The Indiana cigarette tax increase could provide an additional incentive for smokers to quit, while also providing a much-needed boost to funding public health initiatives.
But the Hoosier legislature should also take this into account: Smoking is legal and should not be forgotten. Too high a tax hike would put an inordinate financial burden on Hoosier smokers, many of whom are struggling financially during the pandemic.
22 health organizations have jointly asked the state to increase the tax on a pack of 20 cigarettes from USD 1 to USD 3. That seems extreme when you consider that Hoosier smokers currently pay an average of $ 5.75 for a pack. Add two more dollars and the cost of $ 7.75 would be made up of 39% excise tax, not to mention the 7% state sales tax.
House Bill 1434, drafted by Rep. Julie Olthoff, R-Crown Point, takes a more sensible approach. It would add $ 1 per pack to cigarette tax. HB 1434 would also impose a tax of 8 cents per milliliter on e-liquids that contain nicotine.
Olthoff’s bill would bring Indiana’s cigarette tax closer to the middle of the Midwestern pack. The Illinois cigarette tax is $ 2.98, while Michigan is $ 2, Ohio is $ 1.60, and Kentucky is $ 1.10. The average state cigarette tax is $ 1.89.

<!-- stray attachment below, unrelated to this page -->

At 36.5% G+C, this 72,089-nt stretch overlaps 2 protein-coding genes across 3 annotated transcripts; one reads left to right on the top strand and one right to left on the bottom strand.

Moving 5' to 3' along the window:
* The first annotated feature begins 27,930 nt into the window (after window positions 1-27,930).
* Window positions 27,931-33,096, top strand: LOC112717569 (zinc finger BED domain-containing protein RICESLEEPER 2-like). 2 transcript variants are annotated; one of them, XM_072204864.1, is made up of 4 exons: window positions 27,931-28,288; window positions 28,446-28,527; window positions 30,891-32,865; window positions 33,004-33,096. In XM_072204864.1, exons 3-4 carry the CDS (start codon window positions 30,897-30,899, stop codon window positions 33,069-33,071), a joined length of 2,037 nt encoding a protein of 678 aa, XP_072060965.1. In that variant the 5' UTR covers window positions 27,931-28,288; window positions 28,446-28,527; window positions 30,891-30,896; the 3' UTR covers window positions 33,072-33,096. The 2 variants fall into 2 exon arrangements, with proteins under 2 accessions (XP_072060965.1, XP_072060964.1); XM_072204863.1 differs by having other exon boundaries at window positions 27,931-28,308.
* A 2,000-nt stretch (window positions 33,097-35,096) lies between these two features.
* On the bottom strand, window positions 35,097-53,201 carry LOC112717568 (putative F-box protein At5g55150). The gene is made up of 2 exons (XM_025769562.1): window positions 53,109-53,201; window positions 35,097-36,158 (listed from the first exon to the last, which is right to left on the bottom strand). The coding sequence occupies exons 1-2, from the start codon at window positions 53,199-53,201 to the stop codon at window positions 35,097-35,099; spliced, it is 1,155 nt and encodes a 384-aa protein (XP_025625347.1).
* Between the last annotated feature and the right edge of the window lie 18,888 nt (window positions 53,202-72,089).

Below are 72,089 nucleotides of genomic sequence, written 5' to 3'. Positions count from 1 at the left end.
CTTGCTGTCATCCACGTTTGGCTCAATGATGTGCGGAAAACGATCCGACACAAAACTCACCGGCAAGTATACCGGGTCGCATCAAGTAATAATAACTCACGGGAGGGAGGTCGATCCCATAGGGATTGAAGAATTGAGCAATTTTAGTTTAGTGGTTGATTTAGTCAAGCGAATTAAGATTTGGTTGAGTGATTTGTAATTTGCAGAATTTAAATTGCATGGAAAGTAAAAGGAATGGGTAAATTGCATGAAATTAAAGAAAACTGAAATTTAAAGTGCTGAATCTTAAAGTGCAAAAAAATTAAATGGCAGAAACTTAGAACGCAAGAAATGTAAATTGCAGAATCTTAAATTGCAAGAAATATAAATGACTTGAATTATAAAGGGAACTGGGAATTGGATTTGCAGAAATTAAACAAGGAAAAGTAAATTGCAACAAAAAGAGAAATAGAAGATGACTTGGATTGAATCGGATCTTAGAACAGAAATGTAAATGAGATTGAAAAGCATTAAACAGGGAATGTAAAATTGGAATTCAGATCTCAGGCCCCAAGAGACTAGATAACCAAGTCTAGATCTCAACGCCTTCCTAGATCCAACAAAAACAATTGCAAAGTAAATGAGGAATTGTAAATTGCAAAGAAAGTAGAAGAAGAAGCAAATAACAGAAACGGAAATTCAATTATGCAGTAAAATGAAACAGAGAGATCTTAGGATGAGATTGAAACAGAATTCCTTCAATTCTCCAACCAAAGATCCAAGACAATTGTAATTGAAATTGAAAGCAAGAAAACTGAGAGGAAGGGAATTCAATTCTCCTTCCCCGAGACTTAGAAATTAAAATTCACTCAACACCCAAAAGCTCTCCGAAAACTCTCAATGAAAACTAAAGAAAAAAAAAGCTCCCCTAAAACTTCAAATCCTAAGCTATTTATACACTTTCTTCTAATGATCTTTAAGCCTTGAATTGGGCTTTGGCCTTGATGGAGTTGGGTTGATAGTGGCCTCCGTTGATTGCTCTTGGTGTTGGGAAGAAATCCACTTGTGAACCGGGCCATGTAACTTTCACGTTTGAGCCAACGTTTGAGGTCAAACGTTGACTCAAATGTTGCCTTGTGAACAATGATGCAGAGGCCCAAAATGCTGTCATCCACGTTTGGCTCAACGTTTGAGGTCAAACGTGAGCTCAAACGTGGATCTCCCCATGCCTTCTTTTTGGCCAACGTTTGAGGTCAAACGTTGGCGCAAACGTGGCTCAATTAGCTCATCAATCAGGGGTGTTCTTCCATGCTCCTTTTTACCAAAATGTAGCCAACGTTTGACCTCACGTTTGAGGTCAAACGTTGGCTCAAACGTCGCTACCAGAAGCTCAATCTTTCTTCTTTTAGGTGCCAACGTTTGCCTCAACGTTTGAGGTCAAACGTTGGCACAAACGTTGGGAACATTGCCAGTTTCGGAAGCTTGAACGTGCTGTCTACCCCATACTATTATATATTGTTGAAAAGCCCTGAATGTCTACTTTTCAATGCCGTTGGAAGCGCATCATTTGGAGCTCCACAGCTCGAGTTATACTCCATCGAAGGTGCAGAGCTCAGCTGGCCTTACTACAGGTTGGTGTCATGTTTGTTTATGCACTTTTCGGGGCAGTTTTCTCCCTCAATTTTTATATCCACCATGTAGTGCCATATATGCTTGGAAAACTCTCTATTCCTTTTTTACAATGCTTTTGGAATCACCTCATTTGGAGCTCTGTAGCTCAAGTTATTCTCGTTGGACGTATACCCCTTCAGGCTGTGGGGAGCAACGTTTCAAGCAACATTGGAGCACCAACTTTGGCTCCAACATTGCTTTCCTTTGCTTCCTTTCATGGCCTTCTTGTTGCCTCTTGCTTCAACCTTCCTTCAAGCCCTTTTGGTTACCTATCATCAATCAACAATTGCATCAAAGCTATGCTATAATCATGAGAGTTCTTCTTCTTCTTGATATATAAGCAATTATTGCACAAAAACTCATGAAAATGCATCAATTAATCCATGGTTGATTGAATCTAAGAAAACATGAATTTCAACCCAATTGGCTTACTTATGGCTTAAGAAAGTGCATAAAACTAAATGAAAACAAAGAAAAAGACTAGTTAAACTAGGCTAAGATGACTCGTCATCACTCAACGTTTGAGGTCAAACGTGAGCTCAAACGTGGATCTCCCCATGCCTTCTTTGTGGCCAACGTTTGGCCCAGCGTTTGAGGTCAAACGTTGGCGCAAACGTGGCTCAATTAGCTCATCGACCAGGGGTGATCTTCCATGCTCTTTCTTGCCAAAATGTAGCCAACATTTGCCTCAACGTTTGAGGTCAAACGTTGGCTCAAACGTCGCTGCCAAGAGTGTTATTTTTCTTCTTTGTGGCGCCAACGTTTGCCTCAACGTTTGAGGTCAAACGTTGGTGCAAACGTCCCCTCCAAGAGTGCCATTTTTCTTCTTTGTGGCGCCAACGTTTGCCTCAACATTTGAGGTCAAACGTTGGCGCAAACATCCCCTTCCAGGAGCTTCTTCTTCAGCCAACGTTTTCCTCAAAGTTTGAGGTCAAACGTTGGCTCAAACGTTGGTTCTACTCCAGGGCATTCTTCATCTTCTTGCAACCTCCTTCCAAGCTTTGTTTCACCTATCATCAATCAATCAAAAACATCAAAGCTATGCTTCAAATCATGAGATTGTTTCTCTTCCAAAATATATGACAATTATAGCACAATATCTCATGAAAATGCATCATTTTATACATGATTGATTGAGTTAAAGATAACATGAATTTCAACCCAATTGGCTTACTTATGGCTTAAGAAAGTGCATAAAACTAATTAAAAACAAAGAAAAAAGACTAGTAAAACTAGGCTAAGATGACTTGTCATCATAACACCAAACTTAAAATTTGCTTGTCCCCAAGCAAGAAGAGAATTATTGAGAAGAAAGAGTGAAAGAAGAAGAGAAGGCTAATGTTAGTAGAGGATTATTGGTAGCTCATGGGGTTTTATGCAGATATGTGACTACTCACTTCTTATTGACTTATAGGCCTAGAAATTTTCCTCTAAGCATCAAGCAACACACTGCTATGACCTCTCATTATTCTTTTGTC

The $ 1 increase in Indiana, which has not levied cigarette tax since 2007, would generate roughly $ 175 million in revenue that could be used for public health, where government spending ranks 48th nationwide. The new proceeds could be used for smoking cessation efforts as well as other health initiatives to combat the pandemic and address the Native American litany of health concerns, including caring for mothers and newborns.
Studies have shown that the cost of a pack of cigarettes may keep some smokers from getting light.
Research published in Epidemiology in 2017 found that a $ 1 increase in the price of a pack of cigarettes resulted in a 20% decrease in cigarette purchases.
The proposed $ 1 per pack increase in the Indiana cigarette tax would cost Hoosier smokers on three packs per week who are currently paying about $ 900 per year to support their habit, an additional $ 160 per year. While this amount wouldn’t break the bank for most, it could be another factor that encourages them to quit tobacco.
It’s about a lot. According to the U.S. Centers for Disease Control and Prevention, more than 1,100 Hoosiers die from the effects of smoking and about 1,400 from the effects of second-hand smoking each year.
The economic cost of smoking is also enormous.
According to the CDC, smoke-related illnesses require nearly $ 170 billion annually for direct medical care across the country. Indiana is more affected than most. Nineteen percent of the adults in Hoosier smoke, above the national average of 16 percent.
Given the staggering costs and need for better funding for Indiana’s public health care, the General Assembly should act decisively to pass HB 1434 and raise the cigarette tax for the first time in 14 years.
The Herald Bulletin, Anderson